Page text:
The challenger takes the lead right away, again picking away with a series of short shots before resuming a more measured approach. Jirov finds some success with lead right hooks high on the head but seems too willing to block the jab of Toney with his face. Jirov closes with a quick hook.
Jirov starts with two lefts and Toney almost loses his balance on the Budweiser logo at center ring. A Toney right uppercut seems to wobble Jirov but he recovers quickly as they work a steady circle competing at mid-range. Jirov lands a combination and Toney replies with a right. The round ends with Toney popping stinging rights and lefts off the ropes as Jirov looks for a way to break the guard of the more experienced man.
Two Jirov blows to Toney’s body draw some effective headshots in return. Even bouncing a bit on his toes, Toney uses his feet and shoulders to keep Jirov guessing. Jirov gets some clean leather home to the head and body against the ropes on both sides of the ring, using his size to drive Toney into a corner late. Both men land thudding hooks to the sides before the bell.
The second half begins with Toney playing the aggressor for the first thirty seconds before stepping back to work the perimeter. In another tense moment in the trenches, both men land clean blows near the ropes and they do the same in the center of the ring. Toney cuffs Jirov with a series of right hands, slinging some left hooks behind them while Jirov buzzes with activity around him.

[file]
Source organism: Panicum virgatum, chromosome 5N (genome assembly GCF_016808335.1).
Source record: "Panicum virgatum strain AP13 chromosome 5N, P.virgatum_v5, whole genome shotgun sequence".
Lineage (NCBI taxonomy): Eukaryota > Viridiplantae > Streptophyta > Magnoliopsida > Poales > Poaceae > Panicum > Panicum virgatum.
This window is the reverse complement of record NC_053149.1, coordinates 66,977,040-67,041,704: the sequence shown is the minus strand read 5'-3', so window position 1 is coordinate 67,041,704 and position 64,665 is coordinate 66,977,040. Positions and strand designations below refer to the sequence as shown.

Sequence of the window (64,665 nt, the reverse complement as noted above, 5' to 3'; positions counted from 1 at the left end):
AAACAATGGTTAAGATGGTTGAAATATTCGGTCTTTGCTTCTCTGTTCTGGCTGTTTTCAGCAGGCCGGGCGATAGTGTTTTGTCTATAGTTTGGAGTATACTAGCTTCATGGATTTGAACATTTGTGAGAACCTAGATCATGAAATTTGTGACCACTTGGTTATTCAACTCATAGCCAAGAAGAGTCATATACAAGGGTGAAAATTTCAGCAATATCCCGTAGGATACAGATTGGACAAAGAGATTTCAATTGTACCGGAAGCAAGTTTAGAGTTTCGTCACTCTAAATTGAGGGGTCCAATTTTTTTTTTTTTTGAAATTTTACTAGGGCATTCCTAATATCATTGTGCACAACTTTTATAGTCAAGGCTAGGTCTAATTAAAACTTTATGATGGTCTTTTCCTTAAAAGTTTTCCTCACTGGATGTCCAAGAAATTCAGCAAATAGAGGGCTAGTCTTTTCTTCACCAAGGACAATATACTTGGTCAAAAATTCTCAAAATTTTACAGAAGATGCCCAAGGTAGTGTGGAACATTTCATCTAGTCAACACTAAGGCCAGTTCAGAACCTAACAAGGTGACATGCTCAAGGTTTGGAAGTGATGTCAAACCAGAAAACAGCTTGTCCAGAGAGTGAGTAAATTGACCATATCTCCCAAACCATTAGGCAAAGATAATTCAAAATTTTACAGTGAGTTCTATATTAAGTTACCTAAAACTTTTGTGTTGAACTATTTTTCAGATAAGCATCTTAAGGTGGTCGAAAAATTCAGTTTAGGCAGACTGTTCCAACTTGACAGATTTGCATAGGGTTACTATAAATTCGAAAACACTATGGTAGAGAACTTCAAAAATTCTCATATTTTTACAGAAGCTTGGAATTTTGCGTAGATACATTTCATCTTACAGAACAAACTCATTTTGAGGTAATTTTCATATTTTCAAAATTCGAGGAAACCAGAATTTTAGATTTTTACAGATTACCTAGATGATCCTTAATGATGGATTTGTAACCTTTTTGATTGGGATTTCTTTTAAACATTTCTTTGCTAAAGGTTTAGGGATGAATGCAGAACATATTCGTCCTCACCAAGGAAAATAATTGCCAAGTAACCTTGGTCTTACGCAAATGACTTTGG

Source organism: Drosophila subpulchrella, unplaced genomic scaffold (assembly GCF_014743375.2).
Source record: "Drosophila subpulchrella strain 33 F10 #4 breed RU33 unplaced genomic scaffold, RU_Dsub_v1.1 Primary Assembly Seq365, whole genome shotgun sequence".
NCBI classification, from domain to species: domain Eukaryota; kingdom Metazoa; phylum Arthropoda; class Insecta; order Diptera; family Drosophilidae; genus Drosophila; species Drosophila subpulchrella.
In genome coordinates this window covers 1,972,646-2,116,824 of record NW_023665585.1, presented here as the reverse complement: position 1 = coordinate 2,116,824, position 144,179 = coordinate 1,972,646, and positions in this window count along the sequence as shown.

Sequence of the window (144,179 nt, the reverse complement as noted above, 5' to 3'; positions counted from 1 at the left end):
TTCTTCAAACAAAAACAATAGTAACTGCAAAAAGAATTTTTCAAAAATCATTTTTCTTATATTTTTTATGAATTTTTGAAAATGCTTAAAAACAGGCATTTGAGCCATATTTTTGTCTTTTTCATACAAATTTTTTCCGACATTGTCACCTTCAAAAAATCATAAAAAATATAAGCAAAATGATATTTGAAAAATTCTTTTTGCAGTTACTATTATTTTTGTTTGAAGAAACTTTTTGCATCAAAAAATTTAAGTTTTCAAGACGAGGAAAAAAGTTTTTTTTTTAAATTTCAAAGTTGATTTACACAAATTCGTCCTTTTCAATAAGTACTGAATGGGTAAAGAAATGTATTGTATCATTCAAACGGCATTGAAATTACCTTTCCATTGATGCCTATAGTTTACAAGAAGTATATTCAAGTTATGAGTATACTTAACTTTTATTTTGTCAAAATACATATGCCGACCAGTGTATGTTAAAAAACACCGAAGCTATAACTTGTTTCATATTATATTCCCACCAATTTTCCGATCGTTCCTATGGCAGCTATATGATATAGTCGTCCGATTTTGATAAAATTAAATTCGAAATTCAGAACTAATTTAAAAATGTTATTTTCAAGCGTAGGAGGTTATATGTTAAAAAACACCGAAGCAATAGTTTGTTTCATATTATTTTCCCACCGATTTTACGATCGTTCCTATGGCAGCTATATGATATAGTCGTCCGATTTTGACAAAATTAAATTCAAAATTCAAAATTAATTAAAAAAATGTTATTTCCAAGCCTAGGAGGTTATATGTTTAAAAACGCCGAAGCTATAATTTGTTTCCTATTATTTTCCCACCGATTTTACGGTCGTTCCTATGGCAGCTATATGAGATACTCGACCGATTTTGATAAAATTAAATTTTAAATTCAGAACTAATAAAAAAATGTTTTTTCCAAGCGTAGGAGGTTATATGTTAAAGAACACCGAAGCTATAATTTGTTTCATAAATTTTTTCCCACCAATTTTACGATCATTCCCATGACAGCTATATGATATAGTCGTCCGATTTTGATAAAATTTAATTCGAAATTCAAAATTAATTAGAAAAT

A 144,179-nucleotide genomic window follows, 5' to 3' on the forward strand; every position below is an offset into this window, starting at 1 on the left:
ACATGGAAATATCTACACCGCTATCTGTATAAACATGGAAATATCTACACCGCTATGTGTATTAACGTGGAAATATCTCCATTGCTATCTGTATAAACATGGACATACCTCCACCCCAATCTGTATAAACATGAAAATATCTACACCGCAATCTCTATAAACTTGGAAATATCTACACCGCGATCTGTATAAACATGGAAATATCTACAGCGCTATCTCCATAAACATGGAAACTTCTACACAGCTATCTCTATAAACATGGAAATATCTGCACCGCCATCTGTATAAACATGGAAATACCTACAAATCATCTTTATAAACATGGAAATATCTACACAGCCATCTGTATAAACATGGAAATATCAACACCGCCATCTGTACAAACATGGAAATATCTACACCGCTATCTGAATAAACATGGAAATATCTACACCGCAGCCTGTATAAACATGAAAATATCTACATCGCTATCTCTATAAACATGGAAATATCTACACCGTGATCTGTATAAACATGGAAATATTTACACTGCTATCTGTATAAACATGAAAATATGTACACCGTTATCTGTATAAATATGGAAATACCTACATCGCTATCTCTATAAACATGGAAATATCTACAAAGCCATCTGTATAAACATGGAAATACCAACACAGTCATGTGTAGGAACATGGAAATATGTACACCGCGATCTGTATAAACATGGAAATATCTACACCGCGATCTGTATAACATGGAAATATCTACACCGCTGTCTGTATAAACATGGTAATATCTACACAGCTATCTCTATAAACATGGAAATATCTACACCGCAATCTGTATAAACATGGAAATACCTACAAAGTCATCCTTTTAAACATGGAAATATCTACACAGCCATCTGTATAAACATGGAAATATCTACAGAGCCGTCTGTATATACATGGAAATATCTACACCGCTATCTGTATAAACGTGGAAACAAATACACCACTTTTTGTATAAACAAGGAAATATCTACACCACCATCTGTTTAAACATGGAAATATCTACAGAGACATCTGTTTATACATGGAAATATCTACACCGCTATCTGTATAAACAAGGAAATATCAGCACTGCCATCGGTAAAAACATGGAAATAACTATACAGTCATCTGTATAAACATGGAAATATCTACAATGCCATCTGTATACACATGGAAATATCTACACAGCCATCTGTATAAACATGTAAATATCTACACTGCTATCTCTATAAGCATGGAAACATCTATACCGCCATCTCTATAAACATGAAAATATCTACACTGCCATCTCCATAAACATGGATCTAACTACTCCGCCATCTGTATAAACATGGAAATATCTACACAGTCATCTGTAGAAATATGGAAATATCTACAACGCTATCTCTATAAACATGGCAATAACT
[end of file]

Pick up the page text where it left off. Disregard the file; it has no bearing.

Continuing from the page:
The earlier warning comes into play as another round is halted early by a low blow. Jirov loses a point and action resumes faster then it did in the third. Toney comes forward and lands a right immediately but Jirov battles fiercely to offset the deduction. Landing some of his best lefts to the body, and rights to the head, Jirov refuses to give even as Toney finds opening after opening to use his aggression against him.
The slick ring logo again worms into the action, Toney’s feet sliding out from under him during an exchange and sending him to the floor on a knee. They step into a phone booth in the final minute, exchanging punches back and forth with Jirov seeming to have a boost in energy and more accuracy down the stretch.
Toney gets Jirov’s attention with whipping right hands at the start. Toney goes to the ropes and starts to tee off, a right uppercut stunning Jirov who seems to be losing steam by the second. Jirov responds to fatigue by moving his hands anyways and some zip returns in the final minute. Toney takes some slapping blows to the head and closes the tenth with a battering left hook.
Another left hook is Toney’s first significant blow of the round and Jirov uses his body to smother the incoming and push Toney backwards. A Jirov right knocks Toney off balance, in part due to the ring logo, but Toney responds as if rattled. Tottering toward the ropes, Toney takes more than he can give until late in the round. With Jirov letting it all hang out, Toney digs with some hard counters before the bell to keep Jirov’s respect with three minutes to go.